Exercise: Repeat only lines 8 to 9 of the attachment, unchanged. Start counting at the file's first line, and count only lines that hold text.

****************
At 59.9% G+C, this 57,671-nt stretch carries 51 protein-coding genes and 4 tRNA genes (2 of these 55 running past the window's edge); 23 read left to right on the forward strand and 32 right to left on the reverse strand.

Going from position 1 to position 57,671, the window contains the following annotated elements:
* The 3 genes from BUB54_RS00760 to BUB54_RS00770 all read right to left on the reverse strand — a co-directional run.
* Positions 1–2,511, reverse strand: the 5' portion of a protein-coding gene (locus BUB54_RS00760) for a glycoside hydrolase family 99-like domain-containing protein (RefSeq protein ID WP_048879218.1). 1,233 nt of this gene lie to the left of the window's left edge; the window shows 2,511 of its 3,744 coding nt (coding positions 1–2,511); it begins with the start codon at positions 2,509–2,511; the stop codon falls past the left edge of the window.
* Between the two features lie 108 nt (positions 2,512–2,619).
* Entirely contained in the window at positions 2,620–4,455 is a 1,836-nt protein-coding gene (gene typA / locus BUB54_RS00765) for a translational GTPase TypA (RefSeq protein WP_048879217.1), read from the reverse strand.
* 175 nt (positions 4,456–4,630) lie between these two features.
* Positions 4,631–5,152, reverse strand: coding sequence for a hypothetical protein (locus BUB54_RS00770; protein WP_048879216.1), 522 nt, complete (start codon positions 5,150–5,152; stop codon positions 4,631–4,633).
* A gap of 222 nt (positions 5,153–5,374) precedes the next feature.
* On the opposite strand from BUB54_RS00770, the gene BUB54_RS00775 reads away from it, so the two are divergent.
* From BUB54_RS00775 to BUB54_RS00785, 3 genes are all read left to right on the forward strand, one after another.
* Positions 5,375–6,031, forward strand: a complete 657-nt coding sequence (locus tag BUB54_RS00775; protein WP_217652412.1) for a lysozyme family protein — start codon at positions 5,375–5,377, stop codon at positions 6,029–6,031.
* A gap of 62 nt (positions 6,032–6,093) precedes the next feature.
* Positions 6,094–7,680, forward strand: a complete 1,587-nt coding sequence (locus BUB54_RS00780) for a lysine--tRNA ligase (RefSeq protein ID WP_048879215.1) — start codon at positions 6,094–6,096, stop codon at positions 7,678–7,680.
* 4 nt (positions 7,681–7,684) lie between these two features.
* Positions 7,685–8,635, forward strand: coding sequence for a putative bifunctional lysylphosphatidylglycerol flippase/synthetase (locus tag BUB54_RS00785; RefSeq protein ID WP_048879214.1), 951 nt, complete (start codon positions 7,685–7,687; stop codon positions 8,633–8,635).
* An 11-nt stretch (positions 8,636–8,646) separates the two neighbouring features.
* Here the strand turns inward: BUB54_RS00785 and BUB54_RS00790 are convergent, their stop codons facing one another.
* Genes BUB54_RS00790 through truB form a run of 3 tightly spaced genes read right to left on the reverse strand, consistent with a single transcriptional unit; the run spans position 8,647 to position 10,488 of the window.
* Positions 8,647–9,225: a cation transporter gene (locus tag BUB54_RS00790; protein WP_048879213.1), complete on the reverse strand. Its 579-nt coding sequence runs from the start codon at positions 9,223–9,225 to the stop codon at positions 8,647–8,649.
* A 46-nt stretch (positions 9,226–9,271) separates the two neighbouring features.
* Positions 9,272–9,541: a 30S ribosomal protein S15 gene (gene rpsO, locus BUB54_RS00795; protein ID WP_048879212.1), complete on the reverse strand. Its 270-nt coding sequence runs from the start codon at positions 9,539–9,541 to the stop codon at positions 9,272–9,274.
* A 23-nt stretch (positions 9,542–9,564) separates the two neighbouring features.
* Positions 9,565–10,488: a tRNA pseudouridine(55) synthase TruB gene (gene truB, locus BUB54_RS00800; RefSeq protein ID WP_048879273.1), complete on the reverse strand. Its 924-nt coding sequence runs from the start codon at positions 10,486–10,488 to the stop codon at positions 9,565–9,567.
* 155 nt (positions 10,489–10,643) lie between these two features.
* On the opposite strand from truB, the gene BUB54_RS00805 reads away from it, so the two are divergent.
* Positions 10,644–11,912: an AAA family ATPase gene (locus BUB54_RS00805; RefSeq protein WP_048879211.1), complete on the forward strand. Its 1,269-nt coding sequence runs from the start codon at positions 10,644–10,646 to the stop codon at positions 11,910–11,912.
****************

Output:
* Positions 4,631–5,152, reverse strand: coding sequence for a hypothetical protein (locus BUB54_RS00770; protein WP_048879216.1), 522 nt, complete (start codon positions 5,150–5,152; stop codon positions 4,631–4,633).
* A gap of 222 nt (positions 5,153–5,374) precedes the next feature.